I am like, “Mick, come on, think about it.” I told him, “Look, you may not have done as well as you would like, but you never lost control of the audience. The audience was listening to you and with you 100 percent of the time, even if you didn’t like how you did.” That’s not easy to do. And I said, “Look, you’ve barely even done this, you’ve done this like maybe what a couple times or a few times… That’s impressive, the fact that you did a long set.” I think he did like 20 or 30 minutes… For someone just starting that’s an amazing feat. Then I told him how he is starting as someone famous. When you first start stand-up you don’t normally start with being able to pull the audience in. That’s something that takes years and years usually, if you can even ever do that.

So I said, “I think you need to start going out unannounced and just doing guest set so that you get used to performing in front of people who don’t already know you, and who aren’t already fans. That will make you stronger.” One night when I had four shows booked in the city, I had him tag along with me and I called the clubs ahead of time. I said, “Hey I’ve got Mick with me. I want to cut off five minutes of my set each night and then have Mick do five minutes”… He did that and then we just hung out talked all night, and I think that was very helpful for him.

So he’s quoted in some interviews as saying that I really helped him a lot, but he’s a really funny guy, such a caring guy and a legendary performer.

He is why a lot of other wrestlers have started doing one-man shows, I would say.

Judah Friedlander: Yeah maybe. I remember for a while I was talking with Raven, because I had met him and he had been doing some stand-up, but I haven’t talked to him in a while. I lost touch with him but you know wrestlers are great performers. So if a wrestler starts say going into stand-up comedy I can understand that.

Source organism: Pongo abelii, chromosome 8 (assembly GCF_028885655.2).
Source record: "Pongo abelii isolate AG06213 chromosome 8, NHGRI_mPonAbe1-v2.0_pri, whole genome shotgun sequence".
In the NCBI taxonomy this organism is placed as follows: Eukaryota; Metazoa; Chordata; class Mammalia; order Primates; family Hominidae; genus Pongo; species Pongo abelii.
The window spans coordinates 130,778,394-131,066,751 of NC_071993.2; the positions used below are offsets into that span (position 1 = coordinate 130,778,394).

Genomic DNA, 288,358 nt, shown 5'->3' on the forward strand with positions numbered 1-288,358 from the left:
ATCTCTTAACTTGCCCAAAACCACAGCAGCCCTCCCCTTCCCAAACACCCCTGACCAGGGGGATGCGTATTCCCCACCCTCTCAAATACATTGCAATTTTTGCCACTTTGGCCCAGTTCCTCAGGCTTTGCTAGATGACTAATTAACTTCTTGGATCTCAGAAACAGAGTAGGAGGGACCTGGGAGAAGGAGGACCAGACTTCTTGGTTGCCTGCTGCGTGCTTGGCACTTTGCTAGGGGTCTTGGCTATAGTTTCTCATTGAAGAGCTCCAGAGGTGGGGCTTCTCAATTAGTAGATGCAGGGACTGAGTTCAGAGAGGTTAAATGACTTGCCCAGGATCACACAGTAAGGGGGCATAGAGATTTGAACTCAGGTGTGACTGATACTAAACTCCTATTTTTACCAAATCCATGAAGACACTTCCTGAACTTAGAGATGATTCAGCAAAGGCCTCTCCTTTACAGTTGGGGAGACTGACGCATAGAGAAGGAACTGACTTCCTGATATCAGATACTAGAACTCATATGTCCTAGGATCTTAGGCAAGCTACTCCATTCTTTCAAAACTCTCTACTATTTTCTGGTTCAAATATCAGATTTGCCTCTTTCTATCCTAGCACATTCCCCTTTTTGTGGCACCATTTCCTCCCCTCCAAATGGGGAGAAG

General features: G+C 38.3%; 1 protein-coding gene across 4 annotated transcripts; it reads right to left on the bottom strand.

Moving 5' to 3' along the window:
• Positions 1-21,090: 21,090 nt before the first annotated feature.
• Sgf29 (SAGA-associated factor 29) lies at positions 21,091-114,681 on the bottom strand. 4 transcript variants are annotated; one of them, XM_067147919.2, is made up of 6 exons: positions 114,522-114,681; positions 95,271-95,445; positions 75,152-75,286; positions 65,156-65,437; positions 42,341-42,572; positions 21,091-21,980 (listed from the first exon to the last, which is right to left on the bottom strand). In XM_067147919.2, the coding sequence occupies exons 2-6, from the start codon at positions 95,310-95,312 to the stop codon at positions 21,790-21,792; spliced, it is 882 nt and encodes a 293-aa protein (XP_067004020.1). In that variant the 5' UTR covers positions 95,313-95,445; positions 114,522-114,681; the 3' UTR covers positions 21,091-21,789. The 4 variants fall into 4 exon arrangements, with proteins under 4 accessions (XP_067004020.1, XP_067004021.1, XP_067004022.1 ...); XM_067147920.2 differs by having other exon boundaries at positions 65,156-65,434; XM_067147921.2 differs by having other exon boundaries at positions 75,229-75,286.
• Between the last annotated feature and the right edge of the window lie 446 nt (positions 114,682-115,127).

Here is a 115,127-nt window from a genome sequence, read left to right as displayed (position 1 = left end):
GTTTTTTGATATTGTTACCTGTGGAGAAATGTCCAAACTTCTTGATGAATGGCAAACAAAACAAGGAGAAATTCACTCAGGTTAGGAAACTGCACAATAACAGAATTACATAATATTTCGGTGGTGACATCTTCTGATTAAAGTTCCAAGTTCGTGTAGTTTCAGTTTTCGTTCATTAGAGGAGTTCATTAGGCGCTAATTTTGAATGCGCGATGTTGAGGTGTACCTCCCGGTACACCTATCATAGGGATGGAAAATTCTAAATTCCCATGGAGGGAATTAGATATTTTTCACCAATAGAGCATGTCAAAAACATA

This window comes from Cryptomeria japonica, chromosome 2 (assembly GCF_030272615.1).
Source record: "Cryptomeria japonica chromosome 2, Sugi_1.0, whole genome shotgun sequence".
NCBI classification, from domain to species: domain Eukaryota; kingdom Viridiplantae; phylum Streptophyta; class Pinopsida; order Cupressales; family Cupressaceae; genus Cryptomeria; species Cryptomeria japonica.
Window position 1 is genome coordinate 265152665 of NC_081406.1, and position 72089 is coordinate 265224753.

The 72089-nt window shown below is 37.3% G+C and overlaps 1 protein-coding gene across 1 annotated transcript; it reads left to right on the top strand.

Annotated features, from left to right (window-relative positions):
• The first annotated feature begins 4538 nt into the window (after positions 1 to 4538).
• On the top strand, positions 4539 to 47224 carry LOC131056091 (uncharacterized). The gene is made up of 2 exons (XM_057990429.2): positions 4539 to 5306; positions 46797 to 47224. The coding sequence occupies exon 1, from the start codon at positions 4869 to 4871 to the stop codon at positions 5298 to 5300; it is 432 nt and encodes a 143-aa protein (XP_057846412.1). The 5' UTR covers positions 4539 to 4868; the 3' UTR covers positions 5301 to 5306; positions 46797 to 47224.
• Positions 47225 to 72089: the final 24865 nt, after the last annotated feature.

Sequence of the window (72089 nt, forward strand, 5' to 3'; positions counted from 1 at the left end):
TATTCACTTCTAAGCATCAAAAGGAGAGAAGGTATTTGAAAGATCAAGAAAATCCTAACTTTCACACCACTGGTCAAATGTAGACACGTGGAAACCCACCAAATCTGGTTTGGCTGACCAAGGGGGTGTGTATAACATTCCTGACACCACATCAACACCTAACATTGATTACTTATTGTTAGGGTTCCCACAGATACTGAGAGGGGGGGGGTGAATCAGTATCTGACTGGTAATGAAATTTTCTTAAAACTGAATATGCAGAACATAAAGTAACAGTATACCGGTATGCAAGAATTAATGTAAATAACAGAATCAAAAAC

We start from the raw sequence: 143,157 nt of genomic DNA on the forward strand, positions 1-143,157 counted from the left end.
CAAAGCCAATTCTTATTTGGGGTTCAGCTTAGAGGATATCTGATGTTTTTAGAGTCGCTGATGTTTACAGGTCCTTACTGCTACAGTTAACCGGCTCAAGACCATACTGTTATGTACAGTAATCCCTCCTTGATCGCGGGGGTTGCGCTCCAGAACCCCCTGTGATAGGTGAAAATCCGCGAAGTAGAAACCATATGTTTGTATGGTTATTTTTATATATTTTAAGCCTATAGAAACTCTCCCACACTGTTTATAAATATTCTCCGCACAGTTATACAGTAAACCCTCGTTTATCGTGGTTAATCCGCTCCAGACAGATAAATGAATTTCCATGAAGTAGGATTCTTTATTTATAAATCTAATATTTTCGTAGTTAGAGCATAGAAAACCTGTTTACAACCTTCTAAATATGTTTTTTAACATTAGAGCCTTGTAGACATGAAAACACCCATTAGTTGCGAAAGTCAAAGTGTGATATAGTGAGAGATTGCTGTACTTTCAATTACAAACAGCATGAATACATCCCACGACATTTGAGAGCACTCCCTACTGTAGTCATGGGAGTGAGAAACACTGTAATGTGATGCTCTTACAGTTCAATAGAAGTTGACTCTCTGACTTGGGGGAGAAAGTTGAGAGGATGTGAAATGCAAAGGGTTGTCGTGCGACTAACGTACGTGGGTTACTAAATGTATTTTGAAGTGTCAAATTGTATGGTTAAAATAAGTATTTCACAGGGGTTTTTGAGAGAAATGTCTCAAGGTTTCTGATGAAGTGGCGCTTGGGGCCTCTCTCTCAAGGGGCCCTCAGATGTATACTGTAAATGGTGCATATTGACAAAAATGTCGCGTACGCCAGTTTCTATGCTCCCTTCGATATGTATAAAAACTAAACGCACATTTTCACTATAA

Is there anything that you feel is a misconception about you? I ask that because your persona is obviously different than who you are in certain aspects, and some comics want to be under the radar, while others want to be more known.

Judah Friedlander: I guess that question I can give you multiple answers. There are some people who don’t know that stand-up has always been my main thing. Some people think I just wear hats, some people think I just play ping pong… But stand-up has always been my main thing, and I’ve been doing it since 1989.

There are some people who think I started doing stand-up after 30 Rock, so it’s something I’ve always been doing and my act is always changing. The hats I wore on 30 Rock have nothing to do with the hats I wear in stand-up. In stand-up they’ve always said “world champion” in some language, and those are intricately tied to persona and themes within my stand-up act and that had nothing to do with 30 Rock.

The past seven years, my act has grown and changed. It still is — and I’ve been doing many things — most of my stuff is still tons of crowd-work, tons of one-liners, tons of longer intricate jokes, but also ultimately in a non-preachy way… on the United States and who we are as a nation. All the human rights issues and government oppression that goes along with that, so that’s what I’ve been mostly doing.

Even in my stand-up special, I want to make it clear that the stuff that I talk about on my stand-up special, people look at it real quickly, some people might be like, “Oh it’s just the anti-Trump.” No it’s not just the anti-Trump. The stuff I’m criticizing is U.S. governmental policies from the Democrats and the Republicans for the past many years, so the world champion is for the people, he is not for the oppressors.